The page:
Students Gain Cultural Knowledge in Germany

The group of seniors pose in front of the Neuschwanstein Castle in Munich, Germany. (photo credit: Mr. Hornor)

Seniors pose in front of the Neuschwanstein Castle in Munich, Germany. Photo: Mr. Hornor

Twelve Pace seniors departed from Atlanta on Jan. 10, bound for Germany to start off the new year. The group began the trip in Munich, an extravagant city featuring plenty of tourist activities, such as the famed Oktoberfest festival and of course, copious amounts of history. The students, along with Mr. Hornor and Mr. Whyte, set out to explore the beautiful Bavarian state for the first half of the trip.

Here in Atlanta we have yet to see snow this winter, but the forecast in Munich featured plenty of flurries, providing elegant scenery that complemented the baroque and rococo architecture styles that Munich is known for. “I am in love with the (ro)coco,” said senior Maggie Inman. In Munich, students were able to experience the Bavarian culture by spending a night at the Bavarian State Opera.

After touring the more urban part of the city for the first couple of days, the group took off to more pastoral scenery in transit to the Neuschwanstein Castle, which is Walt Disney’s inspiration for the renowned castle of Sleeping Beauty. “My favorite part of the trip was our lunch on the mountain at Neuschwanstein, despite having to pay for the restrooms,” said senior Sarah Smith. On the fourth day, the group toured the Dachau concentration camp and learned about the history of Nazi Germany.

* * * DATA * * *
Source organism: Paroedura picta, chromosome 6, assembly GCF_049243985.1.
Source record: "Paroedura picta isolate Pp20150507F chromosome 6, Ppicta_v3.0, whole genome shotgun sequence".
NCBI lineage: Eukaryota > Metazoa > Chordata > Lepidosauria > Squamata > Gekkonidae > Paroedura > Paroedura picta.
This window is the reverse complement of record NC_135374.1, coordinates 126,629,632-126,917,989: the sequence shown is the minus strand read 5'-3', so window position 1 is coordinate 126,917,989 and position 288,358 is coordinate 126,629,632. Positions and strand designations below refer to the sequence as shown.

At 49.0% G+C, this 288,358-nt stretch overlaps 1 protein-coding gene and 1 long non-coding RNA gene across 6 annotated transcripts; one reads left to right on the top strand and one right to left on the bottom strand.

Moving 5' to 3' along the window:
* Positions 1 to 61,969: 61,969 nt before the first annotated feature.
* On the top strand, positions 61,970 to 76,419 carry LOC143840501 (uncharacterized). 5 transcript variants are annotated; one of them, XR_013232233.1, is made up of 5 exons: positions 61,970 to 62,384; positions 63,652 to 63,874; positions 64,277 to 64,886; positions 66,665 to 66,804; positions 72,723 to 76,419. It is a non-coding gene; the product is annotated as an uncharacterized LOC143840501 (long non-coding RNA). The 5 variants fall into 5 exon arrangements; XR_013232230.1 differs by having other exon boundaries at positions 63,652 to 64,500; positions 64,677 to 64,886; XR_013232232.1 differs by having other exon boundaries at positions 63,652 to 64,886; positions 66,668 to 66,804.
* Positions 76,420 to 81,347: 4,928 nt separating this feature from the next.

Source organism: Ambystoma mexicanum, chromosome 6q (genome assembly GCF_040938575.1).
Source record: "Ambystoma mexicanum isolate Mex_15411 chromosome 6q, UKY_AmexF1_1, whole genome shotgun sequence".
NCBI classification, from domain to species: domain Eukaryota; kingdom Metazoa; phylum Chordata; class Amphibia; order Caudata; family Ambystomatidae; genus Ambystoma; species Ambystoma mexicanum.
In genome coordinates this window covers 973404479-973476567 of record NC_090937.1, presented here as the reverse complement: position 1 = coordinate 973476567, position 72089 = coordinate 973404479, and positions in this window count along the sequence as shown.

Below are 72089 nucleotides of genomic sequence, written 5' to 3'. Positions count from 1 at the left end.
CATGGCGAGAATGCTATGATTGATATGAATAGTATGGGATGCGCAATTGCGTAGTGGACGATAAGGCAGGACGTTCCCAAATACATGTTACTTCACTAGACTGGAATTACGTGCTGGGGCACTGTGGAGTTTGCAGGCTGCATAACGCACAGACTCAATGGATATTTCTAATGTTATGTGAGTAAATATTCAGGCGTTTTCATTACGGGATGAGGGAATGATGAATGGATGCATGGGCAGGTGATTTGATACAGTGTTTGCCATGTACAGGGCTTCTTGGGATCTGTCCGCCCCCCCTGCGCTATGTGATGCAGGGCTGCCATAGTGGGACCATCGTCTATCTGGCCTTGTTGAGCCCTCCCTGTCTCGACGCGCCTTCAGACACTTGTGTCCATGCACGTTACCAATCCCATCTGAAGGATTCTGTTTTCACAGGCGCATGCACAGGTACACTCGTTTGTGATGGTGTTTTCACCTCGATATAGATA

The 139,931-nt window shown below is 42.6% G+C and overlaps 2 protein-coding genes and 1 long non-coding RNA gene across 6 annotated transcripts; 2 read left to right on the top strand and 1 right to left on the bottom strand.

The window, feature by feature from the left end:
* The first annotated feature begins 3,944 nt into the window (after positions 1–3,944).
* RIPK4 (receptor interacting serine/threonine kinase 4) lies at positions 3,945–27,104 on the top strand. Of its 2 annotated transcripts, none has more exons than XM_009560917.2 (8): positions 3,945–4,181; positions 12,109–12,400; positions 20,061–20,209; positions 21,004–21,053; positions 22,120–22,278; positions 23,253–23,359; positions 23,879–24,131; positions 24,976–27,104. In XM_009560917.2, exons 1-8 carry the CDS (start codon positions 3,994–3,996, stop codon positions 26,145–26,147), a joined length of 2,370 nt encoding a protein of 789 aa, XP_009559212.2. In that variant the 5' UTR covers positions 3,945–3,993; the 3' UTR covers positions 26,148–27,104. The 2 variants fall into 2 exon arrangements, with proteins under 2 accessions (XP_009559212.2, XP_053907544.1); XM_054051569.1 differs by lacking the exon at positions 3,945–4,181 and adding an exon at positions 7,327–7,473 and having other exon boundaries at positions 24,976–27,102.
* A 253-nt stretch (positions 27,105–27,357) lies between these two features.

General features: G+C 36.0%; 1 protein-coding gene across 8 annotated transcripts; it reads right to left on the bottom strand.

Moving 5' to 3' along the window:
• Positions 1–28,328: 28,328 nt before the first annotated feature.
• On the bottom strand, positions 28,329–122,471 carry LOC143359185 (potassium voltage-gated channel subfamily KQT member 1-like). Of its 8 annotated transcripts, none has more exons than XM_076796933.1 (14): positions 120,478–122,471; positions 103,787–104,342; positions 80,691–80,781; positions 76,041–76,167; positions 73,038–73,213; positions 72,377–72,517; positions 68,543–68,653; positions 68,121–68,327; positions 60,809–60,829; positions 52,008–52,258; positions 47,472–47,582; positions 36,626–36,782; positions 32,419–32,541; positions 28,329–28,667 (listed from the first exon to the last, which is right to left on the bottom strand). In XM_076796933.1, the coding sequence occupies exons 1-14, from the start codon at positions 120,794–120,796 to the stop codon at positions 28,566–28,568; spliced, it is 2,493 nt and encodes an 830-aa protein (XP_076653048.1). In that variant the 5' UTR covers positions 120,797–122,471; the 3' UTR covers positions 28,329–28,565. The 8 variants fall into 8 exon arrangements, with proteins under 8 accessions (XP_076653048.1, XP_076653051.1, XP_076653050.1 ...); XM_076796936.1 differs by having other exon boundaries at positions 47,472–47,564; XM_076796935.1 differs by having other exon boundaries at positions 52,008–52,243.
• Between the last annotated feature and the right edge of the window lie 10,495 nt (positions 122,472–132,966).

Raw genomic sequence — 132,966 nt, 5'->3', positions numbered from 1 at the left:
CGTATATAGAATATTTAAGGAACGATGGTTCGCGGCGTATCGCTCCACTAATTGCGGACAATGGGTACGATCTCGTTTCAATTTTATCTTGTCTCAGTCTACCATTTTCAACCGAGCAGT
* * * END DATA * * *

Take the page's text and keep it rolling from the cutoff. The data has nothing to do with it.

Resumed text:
After taking the full tour of Munich, the group left for the capital of Germany: Berlin. In Germany’s most populous city, students visited the Brandenburg Gate, Checkpoint Charlie, Hitler’s bunker, the Reichstag, the Pergamon Museum and the Berlin Philharmonic Orchestra. “My favorite part of the trip was the symphony in Berlin,” said senior Corinne Orr. “The music was simply incredible and magical.” The city carries extensive historical context that students were familiar with before they got there, but physically experiencing the culture provided insight that one would not be able to gain just by reading a textbook. “Seeing Hitler’s bunker was especially moving,” said senior Matthew Seaman. “It’s hard to imagine one place with more historical influence.”